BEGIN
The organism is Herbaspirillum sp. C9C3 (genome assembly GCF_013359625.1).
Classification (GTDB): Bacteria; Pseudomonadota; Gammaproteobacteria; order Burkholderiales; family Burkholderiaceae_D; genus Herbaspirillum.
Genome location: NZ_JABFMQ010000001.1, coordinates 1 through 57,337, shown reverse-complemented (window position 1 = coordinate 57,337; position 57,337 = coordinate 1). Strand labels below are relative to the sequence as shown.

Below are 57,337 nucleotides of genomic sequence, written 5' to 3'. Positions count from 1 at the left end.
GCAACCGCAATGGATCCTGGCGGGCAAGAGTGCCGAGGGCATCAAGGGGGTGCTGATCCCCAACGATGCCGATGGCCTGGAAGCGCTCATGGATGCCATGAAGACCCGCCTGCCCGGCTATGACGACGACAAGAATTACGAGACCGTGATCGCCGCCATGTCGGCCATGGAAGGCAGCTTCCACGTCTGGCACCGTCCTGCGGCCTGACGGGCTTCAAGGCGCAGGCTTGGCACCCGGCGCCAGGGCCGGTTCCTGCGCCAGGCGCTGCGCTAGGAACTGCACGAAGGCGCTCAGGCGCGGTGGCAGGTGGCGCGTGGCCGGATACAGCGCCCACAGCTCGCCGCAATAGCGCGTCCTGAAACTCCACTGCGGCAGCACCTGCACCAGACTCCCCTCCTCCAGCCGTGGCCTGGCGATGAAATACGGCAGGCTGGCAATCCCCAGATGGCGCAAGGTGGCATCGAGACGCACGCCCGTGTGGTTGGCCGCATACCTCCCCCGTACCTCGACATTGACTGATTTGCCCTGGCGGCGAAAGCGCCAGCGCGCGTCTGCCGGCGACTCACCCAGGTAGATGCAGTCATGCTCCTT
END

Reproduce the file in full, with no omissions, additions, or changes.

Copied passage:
The organism is Herbaspirillum sp. C9C3 (genome assembly GCF_013359625.1).
Classification (GTDB): Bacteria; Pseudomonadota; Gammaproteobacteria; order Burkholderiales; family Burkholderiaceae_D; genus Herbaspirillum.
Genome location: NZ_JABFMQ010000001.1, coordinates 1 through 57,337, shown reverse-complemented (window position 1 = coordinate 57,337; position 57,337 = coordinate 1). Strand labels below are relative to the sequence as shown.

Below are 57,337 nucleotides of genomic sequence, written 5' to 3'. Positions count from 1 at the left end.
GCAACCGCAATGGATCCTGGCGGGCAAGAGTGCCGAGGGCATCAAGGGGGTGCTGATCCCCAACGATGCCGATGGCCTGGAAGCGCTCATGGATGCCATGAAGACCCGCCTGCCCGGCTATGACGACGACAAGAATTACGAGACCGTGATCGCCGCCATGTCGGCCATGGAAGGCAGCTTCCACGTCTGGCACCGTCCTGCGGCCTGACGGGCTTCAAGGCGCAGGCTTGGCACCCGGCGCCAGGGCCGGTTCCTGCGCCAGGCGCTGCGCTAGGAACTGCACGAAGGCGCTCAGGCGCGGTGGCAGGTGGCGCGTGGCCGGATACAGCGCCCACAGCTCGCCGCAATAGCGCGTCCTGAAACTCCACTGCGGCAGCACCTGCACCAGACTCCCCTCCTCCAGCCGTGGCCTGGCGATGAAATACGGCAGGCTGGCAATCCCCAGATGGCGCAAGGTGGCATCGAGACGCACGCCCGTGTGGTTGGCCGCATACCTCCCCCGTACCTCGACATTGACTGATTTGCCCTGGCGGCGAAAGCGCCAGCGCGCGTCTGCCGGCGACTCACCCAGGTAGATGCAGTCATGCTCCTT